Court leaves Biden’s climate mission fading trails – Greeley Tribune


WASHINGTON (AP) — More than 500 days into his presidency, Joe Biden’s hope of saving the Earth from the most devastating effects of climate change may not be entirely dead.

But it’s not far from it.

A Supreme Court ruling Thursday not only limited the Environmental Protection Agency’s ability to regulate climate pollution from power plants, but also suggests the court is poised to block other efforts by Biden and federal agencies to reduce the climate-damaging fumes to limit emissions from oil, gas and coal.

It’s a blow to Biden’s commitment to cutting emissions in the few years scientists say remain to stave off worse and deadlier global warming. And it’s a sign for Democrats at home and allies abroad of the dwindling options Biden remains to reverse President Donald Trump’s legacy of scoffing at the science of climate change. Trump’s three Supreme Court nominations provided half of the yes votes in Thursday’s 6-3 decision.

After the ruling, a veteran Democratic lawmaker admitted he also saw little hope for Congress to introduce meaningful climate legislation. “There is no easy Congressional solution to this mess,” said Senator Sheldon Whitehouse of Rhode Island. The foreign allies that Biden once spoke of as leading to a global clean energy transformation are wondering if the United States can even lead on its own.

The climate decision “may have broader implications, at least for the European population, that this is a country that A: can’t get things done and B: is going in a really bizarre direction domestically,” said Max Bergmann, director of the Europe program at the Center for strategic and international studies.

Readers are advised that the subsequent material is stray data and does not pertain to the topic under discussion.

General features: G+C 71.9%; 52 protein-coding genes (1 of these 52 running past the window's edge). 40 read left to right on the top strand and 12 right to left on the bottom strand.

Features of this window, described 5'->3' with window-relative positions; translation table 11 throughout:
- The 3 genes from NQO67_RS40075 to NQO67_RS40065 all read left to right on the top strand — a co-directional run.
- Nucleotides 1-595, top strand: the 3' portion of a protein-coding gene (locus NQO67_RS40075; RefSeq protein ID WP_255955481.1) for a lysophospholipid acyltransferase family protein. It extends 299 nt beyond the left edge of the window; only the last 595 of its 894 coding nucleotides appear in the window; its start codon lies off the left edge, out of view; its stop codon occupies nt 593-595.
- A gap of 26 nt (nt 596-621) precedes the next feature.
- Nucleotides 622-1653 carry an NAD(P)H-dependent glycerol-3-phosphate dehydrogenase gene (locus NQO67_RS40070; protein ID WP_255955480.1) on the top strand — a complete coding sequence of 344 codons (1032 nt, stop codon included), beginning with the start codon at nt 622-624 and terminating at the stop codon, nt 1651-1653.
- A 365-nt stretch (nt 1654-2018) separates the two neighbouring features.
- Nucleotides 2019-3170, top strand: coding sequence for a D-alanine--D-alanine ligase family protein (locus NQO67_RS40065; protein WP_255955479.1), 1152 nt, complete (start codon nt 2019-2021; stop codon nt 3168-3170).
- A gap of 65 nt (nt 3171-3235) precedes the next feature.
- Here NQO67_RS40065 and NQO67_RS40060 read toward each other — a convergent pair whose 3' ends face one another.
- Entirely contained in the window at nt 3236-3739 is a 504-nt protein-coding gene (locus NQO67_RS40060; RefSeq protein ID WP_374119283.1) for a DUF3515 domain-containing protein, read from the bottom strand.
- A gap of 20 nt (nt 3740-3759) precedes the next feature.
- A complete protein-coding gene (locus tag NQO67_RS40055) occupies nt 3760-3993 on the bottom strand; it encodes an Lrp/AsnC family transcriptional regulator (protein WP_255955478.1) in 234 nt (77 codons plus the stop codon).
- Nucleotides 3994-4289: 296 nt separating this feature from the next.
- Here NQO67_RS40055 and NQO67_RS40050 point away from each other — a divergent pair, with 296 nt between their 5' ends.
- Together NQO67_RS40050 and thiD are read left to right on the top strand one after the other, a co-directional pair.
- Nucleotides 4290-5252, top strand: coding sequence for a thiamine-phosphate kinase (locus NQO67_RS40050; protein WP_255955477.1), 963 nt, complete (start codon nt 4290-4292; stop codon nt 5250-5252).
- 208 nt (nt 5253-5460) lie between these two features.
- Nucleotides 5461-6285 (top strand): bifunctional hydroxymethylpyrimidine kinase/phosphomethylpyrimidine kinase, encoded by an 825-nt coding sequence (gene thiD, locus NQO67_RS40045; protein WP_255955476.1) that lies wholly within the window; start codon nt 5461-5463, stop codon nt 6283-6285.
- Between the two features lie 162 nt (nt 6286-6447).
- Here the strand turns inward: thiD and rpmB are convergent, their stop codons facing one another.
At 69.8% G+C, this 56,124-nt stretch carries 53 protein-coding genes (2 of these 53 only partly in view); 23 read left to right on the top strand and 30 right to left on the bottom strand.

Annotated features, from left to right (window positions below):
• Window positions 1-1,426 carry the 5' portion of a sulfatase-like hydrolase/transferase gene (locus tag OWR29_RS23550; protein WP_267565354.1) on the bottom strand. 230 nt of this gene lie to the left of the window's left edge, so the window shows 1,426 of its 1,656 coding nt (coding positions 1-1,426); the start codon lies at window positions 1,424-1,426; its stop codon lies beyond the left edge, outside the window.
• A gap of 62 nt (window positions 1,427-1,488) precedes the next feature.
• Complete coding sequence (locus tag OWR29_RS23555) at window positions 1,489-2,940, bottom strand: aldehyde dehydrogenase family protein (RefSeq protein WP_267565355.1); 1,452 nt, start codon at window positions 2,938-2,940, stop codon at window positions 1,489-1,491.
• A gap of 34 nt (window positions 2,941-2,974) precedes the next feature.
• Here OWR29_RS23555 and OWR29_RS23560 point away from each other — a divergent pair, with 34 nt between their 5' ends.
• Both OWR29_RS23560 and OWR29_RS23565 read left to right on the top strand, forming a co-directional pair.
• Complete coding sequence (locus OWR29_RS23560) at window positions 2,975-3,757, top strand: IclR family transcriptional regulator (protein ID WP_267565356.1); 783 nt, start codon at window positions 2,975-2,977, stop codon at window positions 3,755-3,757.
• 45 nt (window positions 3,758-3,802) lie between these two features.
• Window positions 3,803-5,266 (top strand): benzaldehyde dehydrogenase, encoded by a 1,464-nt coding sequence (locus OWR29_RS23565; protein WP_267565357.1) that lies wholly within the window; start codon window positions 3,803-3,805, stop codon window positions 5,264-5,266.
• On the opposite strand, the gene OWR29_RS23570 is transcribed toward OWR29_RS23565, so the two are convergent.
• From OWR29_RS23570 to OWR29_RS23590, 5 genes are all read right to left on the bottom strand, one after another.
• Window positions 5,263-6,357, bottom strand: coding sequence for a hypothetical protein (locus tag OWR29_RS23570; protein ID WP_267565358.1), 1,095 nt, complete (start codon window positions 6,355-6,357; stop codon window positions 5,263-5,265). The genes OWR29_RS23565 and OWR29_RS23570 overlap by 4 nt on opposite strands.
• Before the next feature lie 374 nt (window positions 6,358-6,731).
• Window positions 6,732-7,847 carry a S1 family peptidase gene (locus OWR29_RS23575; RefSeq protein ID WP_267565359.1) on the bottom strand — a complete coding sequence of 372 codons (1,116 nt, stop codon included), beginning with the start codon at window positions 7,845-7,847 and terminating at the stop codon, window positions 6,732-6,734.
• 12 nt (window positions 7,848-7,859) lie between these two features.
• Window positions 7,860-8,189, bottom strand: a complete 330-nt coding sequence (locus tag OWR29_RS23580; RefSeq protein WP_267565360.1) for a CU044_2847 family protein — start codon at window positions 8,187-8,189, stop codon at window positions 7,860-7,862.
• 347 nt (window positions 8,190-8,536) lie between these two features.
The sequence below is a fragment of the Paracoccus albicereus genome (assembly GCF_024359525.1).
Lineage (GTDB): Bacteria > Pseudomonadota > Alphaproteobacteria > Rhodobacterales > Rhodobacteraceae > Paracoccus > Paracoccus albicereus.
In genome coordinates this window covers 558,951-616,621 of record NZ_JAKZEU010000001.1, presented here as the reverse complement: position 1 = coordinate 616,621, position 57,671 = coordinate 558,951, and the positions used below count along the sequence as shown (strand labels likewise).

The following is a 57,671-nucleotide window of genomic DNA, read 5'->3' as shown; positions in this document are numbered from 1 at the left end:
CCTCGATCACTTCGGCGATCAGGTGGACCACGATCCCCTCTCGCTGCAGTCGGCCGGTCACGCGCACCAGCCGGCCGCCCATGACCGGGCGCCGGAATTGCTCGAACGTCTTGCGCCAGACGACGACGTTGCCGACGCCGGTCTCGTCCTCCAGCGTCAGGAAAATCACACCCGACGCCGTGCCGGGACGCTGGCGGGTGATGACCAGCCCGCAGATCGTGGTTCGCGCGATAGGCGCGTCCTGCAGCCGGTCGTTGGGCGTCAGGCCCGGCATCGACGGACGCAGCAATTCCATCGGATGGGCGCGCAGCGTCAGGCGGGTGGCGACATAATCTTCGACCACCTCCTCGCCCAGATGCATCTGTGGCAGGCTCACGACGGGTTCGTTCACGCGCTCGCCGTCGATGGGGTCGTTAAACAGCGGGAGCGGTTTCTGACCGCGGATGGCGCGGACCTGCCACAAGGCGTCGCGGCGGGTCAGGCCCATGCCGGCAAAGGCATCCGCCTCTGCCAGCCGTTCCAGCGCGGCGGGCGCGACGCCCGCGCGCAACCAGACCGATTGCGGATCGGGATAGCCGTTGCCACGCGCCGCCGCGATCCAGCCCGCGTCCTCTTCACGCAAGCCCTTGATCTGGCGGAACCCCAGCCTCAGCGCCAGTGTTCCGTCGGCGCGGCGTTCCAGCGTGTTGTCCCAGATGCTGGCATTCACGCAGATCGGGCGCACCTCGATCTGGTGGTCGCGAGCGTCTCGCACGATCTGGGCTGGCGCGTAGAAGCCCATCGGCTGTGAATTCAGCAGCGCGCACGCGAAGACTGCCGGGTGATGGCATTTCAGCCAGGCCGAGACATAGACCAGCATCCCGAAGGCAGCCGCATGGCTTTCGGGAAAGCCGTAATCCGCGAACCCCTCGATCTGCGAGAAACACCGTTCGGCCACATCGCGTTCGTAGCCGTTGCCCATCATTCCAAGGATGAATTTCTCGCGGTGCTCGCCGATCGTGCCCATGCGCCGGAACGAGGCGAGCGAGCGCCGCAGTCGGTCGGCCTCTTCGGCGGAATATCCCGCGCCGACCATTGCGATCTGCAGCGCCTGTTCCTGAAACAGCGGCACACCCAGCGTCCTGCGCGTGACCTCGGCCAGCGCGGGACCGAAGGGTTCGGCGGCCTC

And in a Houston neighborhood entering hurricane season, a man who had spent four decades championing black communities and other communities of color and poorer communities hardest hit by pollution and record heat, cold, floods and… -Climate change storms took the verdict as did many others — saying that saving the climate effort now depends on Biden and his willingness to act and lead.

“This is real,” said Robert Bullard, an academic who became a pioneer of the U.S. environmental justice movement, of the multiplying natural disasters – which scientists say are being affected by warming of the atmosphere — ravaging cities on the vulnerable Gulf of Mexico.

“These communities that were flooded … some of these communities still have blue tarps on their homes,” Bullard said. “So I don’t think the Supreme Court and some of our elected officials are talking about the urgency of where we are in relation to our climate.”

Biden’s EPA has yet to take significant steps, but it has to be done quickly, Eric Schaeffer, a former director of the agency’s civil enforcement, said in a statement. Among them: Accelerate a new rule to limit carbon pollution from power plants, make long-overdue updates to standards on toxic emissions from power plants, and act faster on leaks of climate-damaging methane in natural gas, as the Biden administration has already promised.

Following Thursday’s decision, the EPA pledged to come up with a new proposed carbon rule for power plants by early next year.

Biden has pledged to halve the country’s greenhouse gas emissions by the end of the decade and have a zero-emission energy sector by 2035.